Penn English professor and Department Chair Jed Esty was surprised to find a large portrait of William Shakespeare waiting in his office.
A group of students removed the iconic portrait from the walls of Fisher- Bennett Hall and delivered it to Esty’s office after an English Department town hall meeting discussing the election, which took place on Thursday December 1. They replaced it with a photo of Audre Lorde, a black female writer.
The portrait has resided over the main staircase of Fisher-Bennett — home to Penn’s English Department — for years. The English Department voted to relocate and replace the portrait a few years ago in order to represent a more diverse range of writers, according to an emailed statement from Esty, who declined to be interviewed.
However, despite the vote, the portrait was left in the entranceway until recent events.
“Students removed the Shakespeare portrait and delivered it to my office as a way of affirming their commitment to a more inclusive mission for the English department,” Esty wrote in the email. He added that the image of Lorde will remain until the department reaches a decision about what to do with the space.
Undergraduate Chair of the English Department Zachary Lesser declined to be interviewed, deferring to Esty’s email. Students involved in removing the portrait were unavailable for comment.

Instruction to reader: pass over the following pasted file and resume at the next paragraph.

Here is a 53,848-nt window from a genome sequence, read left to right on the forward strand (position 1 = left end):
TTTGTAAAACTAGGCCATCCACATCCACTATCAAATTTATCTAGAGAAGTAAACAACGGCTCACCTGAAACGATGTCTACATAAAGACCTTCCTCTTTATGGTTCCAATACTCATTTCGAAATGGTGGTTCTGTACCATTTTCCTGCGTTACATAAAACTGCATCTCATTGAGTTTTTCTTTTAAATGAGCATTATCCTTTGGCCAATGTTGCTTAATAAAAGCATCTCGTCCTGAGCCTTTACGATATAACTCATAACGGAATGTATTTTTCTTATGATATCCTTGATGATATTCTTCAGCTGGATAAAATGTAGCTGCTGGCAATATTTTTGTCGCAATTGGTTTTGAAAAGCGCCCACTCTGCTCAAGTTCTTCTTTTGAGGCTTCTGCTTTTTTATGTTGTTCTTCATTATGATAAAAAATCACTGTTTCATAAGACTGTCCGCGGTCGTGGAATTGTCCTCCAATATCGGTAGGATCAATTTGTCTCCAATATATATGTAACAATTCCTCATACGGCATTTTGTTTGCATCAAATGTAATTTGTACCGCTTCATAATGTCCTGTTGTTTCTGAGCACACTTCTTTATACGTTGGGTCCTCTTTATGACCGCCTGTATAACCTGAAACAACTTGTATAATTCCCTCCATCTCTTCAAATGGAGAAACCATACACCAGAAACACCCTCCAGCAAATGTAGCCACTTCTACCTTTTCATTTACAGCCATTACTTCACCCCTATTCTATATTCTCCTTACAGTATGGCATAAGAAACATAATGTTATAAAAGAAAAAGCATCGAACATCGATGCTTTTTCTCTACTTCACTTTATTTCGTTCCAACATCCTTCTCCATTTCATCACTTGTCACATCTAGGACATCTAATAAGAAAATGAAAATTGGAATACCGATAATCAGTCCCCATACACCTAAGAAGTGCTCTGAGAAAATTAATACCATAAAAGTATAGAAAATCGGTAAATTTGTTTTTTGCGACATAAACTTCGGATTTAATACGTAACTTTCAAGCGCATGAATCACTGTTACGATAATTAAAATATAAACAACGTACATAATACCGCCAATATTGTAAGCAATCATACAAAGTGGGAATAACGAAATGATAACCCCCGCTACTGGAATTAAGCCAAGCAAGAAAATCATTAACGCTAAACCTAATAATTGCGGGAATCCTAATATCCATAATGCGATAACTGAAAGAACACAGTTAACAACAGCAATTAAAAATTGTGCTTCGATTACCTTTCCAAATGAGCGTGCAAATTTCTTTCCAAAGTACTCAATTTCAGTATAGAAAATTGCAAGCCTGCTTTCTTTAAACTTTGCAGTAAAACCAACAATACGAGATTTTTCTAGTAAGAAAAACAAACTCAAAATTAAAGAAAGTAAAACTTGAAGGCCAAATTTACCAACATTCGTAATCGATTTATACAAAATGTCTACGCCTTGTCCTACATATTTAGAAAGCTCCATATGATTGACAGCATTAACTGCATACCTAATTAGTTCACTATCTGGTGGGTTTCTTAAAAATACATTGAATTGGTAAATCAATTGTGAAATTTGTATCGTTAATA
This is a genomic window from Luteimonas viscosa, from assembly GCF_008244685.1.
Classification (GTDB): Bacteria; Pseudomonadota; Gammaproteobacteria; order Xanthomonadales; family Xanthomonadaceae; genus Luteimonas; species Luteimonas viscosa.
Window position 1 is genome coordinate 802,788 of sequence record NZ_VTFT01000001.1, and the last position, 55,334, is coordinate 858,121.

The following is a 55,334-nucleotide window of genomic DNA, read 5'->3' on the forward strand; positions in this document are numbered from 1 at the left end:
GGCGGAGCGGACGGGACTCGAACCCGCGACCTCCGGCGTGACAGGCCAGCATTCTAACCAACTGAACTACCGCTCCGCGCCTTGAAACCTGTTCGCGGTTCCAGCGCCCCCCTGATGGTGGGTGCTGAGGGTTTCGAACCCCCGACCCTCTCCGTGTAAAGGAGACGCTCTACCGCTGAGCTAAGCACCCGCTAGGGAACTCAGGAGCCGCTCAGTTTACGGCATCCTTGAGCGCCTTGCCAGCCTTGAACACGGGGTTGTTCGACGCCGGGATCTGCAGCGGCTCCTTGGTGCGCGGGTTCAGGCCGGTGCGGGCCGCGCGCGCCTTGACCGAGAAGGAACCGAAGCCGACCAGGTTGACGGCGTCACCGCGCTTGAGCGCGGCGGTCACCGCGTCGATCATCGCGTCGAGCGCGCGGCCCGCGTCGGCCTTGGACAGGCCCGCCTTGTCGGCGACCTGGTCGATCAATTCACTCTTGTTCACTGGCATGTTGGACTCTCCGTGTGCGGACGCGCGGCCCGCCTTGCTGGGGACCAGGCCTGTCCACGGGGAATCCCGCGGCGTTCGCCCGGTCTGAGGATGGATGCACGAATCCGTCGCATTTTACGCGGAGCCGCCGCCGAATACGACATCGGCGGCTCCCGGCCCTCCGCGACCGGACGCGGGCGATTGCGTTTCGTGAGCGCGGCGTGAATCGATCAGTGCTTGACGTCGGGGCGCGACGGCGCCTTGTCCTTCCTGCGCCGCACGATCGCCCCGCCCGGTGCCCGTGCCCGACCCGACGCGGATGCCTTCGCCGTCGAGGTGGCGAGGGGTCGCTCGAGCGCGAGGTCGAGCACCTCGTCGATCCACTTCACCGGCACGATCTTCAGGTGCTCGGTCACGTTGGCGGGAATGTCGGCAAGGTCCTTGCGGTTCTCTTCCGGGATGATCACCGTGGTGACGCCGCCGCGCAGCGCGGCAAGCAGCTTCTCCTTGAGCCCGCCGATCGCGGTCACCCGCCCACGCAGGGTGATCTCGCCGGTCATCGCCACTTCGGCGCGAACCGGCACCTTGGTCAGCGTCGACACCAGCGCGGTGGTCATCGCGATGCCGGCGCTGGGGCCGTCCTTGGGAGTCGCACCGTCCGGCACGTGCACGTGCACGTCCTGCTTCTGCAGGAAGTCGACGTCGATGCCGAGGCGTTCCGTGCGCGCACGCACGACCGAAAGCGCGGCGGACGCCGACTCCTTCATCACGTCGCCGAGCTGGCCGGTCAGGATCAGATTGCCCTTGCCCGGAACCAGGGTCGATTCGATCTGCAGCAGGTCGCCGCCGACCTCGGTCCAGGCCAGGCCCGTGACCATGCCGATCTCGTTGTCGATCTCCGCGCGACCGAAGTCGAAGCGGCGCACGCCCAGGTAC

College sophomore and English major Katherine Kvellestad commended the students’ action. She said the choice of replacing the original portrait with one of Audre Lorde sends a positive message.
“You don’t necessarily need to have a portrait of Shakespeare up,” Kvellestad said. “He’s pretty iconic.”
College junior Mike Benz, also an English major, agreed. He said that he thought the students’ action was bold and admirable, adding that the students acted in a positive way by taking matters into their own hands.
“It is a cool example of culture jamming,” Benz said.
Benz added that college curriculums typically focus on European and Western ideals, and outside texts can sometimes be ignored or set aside.
Both Benz and Kvellestad said they were pleased that the English department voted to remove the portrait, despite the fact that it was ultimately the students who took it down.
“I think it’s cool that Penn students stepped up and decided to get the ball rolling,” Kvellestad said, adding that students have more license to take bold actions and “get the job done.”
Esty emailed English majors and minors on Dec. 8 with the statement he released to the DP. He expressed the department’s dedication to exploring a diverse range of works, both old and new.
“We invite everyone to join us in the task of critical thinking about the changing nature of authorship, the history of language, and the political life of symbols,” Esty wrote.
Kvellestad said the change reflects the values of the department and its students.
“It’s always more symbolic with English majors,” he said.
Correction: A previous version of this article suggested that the English department town hall took place on Thursday December 8. In fact, it took place on Thursday, December 1. The DP regrets the error.